A lot of winemakers say they “make the kind of wine that I like to drink.” Dave Ready Jr. is the first one I’ve met who says, “I make wine because I like to drink it.”

That sort of unaffected, unreserved approach epitomizes this Edina native, who grew up aspiring to be a rock ’n’ roll drummer and now is head winemaker at one of Sonoma’s biggest outfits, Murphy-Goode. The wines — a wide range of varietals and blends — reflect their maker: exuberant, honest and hearty.

Ready not only wears his heart (and soul) on his sleeve, he also puts it into the business. His Homefront Red wine is in the process of raising perhaps $300,000 for military families and veterans in need. For each case sold, the winery is donating $6, and Ready said most distributors are matching that.

Oh, and the $15 blend (syrah, merlot, zinfandel and petite sirah) is also delicious, with robust, spicy fruit and a soft, smooth finish.

The cause is timely, but also a tribute to Ready’s heritage. His father served in Vietnam, both grandfathers in World War II, and “my great-grandfather, who I watched wrestling and Lawrence Welk with growing up, was in World War I.”

And the charitable bent comes from his roots, as well. Ready said he remembers walking out of the Colonial Church of Edina and his father saying, “When the good times roll, it’s all good. But why not make it about ‘being good?’ ”

A bit of history

Back then Dave Ready Sr. was a pioneer of sorts in bringing California wines to Minnesota. “He’s really the guy who put ‘fine’ in front of California wine here,” said Larry Colbeck, owner of local wholesaler the Wine Company. “It was a huge step in opening doors for Minnesota consumers.”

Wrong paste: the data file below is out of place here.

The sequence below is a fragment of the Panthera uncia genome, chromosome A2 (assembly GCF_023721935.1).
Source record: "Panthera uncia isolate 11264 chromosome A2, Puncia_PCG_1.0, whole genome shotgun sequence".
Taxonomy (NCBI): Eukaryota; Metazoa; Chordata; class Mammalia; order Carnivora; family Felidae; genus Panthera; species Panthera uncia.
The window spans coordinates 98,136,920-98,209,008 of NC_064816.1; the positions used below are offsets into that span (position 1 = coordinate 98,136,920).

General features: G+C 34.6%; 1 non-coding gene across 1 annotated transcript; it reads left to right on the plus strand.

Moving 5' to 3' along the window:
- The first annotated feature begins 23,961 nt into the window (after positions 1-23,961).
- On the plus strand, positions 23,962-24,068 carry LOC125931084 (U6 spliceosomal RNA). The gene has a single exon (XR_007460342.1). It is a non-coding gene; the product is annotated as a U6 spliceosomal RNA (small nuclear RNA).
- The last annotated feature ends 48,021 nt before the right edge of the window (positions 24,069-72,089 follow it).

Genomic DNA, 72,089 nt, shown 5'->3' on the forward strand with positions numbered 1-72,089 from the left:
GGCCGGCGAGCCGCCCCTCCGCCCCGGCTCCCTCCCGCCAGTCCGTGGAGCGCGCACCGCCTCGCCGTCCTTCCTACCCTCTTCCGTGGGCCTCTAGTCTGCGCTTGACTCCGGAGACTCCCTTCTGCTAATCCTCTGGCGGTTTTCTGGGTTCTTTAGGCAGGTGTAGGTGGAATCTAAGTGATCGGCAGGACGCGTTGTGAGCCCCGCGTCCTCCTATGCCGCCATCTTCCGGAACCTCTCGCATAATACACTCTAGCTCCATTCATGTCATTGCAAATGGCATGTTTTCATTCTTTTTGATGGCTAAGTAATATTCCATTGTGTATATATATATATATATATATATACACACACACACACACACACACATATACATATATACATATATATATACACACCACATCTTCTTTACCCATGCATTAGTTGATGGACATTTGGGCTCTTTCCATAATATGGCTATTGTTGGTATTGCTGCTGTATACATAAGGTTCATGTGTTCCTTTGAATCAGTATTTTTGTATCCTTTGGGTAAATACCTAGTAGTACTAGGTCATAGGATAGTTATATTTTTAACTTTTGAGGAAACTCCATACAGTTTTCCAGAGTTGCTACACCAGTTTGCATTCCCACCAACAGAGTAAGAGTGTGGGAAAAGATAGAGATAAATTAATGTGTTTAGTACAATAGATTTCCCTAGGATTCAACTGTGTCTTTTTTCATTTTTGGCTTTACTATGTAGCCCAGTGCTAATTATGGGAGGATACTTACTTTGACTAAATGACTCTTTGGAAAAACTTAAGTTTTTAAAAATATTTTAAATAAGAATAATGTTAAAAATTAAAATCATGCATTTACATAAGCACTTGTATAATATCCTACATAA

In 1982 Ready started Winery Associates of Sonoma Valley, a national cooperative for small wineries, with John Hoffman, who remembers “Junior running around their house as a lad.” Three years later, Ready Sr. and two partners started the Murphy-Goode Winery in Sonoma’s Alexander Valley.

The younger Ready graduated from Edina High in 1988 and soon headed west, thinking more about rock than vines. While his father shared the love of music — they attended a Grateful Dead concert together — he undoubtedly was happy when Junior went to work at the winery, as a “cellar rat.” And when it turned out he had an aptitude for the job.

“Dave Jr.’s got a very good palate like his dad, which is pretty important in what they both did,” said Hoffman, who still runs the Winery Associates business with his wife, Lucy. “There’s also an energy when they’re around people. Both of them really like being around people.”

The next generation

Junior learned the ropes from one of California’s best winemakers, Christina Benz. He became associate winemaker in 1997 and head winemaker in 2001. Since then he had been honing his skills at a winery that now makes 54,000 cases a year.

The Readys always have folded a bit of their personae into the winery. Dave Sr., who died in 2010, was instrumental in having the labels made in purple and gold, Vikings colors, and Dave Jr. often dons a horned helmet while avidly following his favorite team, or even just walking around the vineyards.

The winemaker also makes a chardonnay and occasionally a red blend called Minnesota Cuvee, using barrels from his home state. “The first thing you are going to smell is that Minnesota oak,” he said, “the creamy vanilla aroma.”

Still, Ready has started moving away from oak, especially with his whites, “slowly moving the needle” because devoted fans have an expectation of what Murphy-Goode wines are supposed to taste like. To him, that means “easy-drinking wines.”

And it’s a safe bet the vintner will be among those drinking them, sometimes with a pair of horns on his head.